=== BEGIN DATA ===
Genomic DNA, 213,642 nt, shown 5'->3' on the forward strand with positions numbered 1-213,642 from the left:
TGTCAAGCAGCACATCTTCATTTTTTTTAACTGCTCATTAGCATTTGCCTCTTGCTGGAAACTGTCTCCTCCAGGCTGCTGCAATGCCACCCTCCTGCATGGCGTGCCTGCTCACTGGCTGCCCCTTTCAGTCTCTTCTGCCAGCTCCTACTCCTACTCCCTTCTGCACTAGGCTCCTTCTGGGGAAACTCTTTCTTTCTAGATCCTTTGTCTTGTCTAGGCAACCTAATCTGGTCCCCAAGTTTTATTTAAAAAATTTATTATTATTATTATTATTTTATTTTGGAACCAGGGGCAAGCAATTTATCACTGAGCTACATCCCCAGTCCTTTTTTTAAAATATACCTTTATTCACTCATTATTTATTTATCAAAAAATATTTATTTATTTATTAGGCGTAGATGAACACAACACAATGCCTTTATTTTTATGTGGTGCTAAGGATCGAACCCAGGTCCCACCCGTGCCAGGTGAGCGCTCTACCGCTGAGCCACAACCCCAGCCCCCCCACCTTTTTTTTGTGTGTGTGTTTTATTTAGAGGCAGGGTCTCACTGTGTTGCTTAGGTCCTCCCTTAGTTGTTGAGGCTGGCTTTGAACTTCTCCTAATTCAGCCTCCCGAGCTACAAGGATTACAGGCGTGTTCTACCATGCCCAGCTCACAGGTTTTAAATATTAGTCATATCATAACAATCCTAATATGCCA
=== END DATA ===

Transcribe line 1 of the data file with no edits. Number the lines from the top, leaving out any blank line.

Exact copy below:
Genomic DNA, 213,642 nt, shown 5'->3' on the forward strand with positions numbered 1-213,642 from the left: